Supreme Court reverses its own notable workers’ comp ruling on termination petitions

On April 18, the Supreme Court of Pennsylvania, in Lewis v. WCAB, reversed its own landmark 1997 ruling in King v. WCAB that had caused problems for claimants when it came to termination petitions, calling the older ruling an “anomaly in our workers’ compensation law.”

The Court reaffirmed the principle that “in order to modify or terminate workers’ compensation benefits on the basis of a decrease in physical disability, the employer must show a change in physical condition since the preceding disability adjudication.”

On April 18, the Supreme Court of Pennsylvania, in Lewis v. WCAB, reversed its own landmark 1997 ruling in King v. WCAB that had caused problems for claimants when it came to termination petitions, calling the older ruling an “anomaly in our workers’ compensation law.”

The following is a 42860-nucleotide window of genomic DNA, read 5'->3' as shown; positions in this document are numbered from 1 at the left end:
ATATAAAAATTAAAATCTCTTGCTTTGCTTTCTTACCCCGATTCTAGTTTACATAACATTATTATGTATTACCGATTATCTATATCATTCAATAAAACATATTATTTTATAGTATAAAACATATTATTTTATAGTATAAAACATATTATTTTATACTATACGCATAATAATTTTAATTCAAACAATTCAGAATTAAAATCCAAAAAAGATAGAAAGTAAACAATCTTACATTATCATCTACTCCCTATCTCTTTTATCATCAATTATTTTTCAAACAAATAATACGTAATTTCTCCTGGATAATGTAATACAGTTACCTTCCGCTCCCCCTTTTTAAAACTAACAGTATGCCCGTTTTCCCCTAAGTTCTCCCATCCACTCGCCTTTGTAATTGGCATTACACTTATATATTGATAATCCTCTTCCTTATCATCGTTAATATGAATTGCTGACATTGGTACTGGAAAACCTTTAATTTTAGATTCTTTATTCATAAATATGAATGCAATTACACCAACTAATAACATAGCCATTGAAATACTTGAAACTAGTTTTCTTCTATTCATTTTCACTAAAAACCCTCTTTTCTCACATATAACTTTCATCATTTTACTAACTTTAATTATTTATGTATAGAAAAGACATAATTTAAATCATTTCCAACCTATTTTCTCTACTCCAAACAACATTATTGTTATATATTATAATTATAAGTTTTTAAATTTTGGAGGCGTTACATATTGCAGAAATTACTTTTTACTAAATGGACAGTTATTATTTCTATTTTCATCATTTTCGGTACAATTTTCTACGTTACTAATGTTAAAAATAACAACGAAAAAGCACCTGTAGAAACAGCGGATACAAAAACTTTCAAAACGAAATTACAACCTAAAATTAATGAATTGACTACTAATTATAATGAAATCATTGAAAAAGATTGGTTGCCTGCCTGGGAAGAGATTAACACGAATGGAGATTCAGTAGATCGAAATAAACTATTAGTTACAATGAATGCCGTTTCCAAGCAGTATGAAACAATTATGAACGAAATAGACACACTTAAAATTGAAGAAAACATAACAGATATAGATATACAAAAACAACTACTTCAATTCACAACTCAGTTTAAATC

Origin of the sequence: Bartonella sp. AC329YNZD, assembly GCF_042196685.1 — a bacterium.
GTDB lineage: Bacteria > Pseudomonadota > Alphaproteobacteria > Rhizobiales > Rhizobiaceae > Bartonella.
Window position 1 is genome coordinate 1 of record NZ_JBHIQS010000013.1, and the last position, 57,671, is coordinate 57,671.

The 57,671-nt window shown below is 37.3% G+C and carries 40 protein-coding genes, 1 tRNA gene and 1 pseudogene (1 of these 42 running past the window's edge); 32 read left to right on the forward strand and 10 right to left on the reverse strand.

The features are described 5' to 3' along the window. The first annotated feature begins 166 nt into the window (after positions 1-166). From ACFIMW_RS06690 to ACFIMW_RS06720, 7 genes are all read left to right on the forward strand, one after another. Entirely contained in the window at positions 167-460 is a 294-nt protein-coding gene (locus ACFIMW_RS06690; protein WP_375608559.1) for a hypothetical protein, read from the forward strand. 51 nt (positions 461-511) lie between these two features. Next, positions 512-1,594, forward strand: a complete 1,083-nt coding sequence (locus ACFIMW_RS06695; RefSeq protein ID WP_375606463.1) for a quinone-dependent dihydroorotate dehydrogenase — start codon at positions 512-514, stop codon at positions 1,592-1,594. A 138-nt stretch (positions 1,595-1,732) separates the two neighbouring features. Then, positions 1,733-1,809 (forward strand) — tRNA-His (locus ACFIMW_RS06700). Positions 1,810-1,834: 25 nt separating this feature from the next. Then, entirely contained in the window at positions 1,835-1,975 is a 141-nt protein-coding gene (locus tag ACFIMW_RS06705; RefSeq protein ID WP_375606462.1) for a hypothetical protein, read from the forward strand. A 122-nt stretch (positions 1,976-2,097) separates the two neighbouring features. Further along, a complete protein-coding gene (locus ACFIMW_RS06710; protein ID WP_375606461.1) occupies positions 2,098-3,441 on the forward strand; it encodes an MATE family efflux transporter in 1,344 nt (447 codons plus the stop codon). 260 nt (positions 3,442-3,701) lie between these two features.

The Court reaffirmed the principle that “in order to modify or terminate workers’ compensation benefits on the basis of a decrease in physical disability, the employer must show a change in physical condition since the preceding disability adjudication.”

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